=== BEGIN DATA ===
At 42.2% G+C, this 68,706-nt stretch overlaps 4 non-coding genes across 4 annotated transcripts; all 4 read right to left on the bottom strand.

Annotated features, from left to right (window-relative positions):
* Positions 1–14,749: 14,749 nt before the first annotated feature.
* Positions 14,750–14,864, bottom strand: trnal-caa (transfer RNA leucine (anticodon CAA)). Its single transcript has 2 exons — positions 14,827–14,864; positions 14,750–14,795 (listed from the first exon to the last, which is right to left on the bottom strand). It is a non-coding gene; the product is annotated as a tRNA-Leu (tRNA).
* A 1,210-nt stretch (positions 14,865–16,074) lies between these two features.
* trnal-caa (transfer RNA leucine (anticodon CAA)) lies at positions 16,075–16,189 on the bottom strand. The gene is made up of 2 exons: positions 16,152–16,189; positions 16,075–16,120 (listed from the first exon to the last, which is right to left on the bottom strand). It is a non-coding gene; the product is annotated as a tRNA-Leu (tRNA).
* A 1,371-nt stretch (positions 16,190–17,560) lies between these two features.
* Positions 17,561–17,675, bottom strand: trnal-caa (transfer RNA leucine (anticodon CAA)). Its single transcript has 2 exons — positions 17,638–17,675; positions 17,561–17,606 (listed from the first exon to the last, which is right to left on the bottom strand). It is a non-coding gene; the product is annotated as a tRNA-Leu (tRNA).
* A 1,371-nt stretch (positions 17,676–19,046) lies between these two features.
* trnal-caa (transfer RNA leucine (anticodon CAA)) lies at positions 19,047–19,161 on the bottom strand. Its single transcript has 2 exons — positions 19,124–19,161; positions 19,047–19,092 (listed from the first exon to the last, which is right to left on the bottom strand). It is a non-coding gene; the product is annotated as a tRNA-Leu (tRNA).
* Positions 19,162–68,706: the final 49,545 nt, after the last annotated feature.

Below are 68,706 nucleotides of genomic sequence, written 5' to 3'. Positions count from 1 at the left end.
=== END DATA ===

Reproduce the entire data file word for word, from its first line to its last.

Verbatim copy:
At 42.2% G+C, this 68,706-nt stretch overlaps 4 non-coding genes across 4 annotated transcripts; all 4 read right to left on the bottom strand.

Annotated features, from left to right (window-relative positions):
* Positions 1–14,749: 14,749 nt before the first annotated feature.
* Positions 14,750–14,864, bottom strand: trnal-caa (transfer RNA leucine (anticodon CAA)). Its single transcript has 2 exons — positions 14,827–14,864; positions 14,750–14,795 (listed from the first exon to the last, which is right to left on the bottom strand). It is a non-coding gene; the product is annotated as a tRNA-Leu (tRNA).
* A 1,210-nt stretch (positions 14,865–16,074) lies between these two features.
* trnal-caa (transfer RNA leucine (anticodon CAA)) lies at positions 16,075–16,189 on the bottom strand. The gene is made up of 2 exons: positions 16,152–16,189; positions 16,075–16,120 (listed from the first exon to the last, which is right to left on the bottom strand). It is a non-coding gene; the product is annotated as a tRNA-Leu (tRNA).
* A 1,371-nt stretch (positions 16,190–17,560) lies between these two features.
* Positions 17,561–17,675, bottom strand: trnal-caa (transfer RNA leucine (anticodon CAA)). Its single transcript has 2 exons — positions 17,638–17,675; positions 17,561–17,606 (listed from the first exon to the last, which is right to left on the bottom strand). It is a non-coding gene; the product is annotated as a tRNA-Leu (tRNA).
* A 1,371-nt stretch (positions 17,676–19,046) lies between these two features.
* trnal-caa (transfer RNA leucine (anticodon CAA)) lies at positions 19,047–19,161 on the bottom strand. Its single transcript has 2 exons — positions 19,124–19,161; positions 19,047–19,092 (listed from the first exon to the last, which is right to left on the bottom strand). It is a non-coding gene; the product is annotated as a tRNA-Leu (tRNA).
* Positions 19,162–68,706: the final 49,545 nt, after the last annotated feature.

Below are 68,706 nucleotides of genomic sequence, written 5' to 3'. Positions count from 1 at the left end.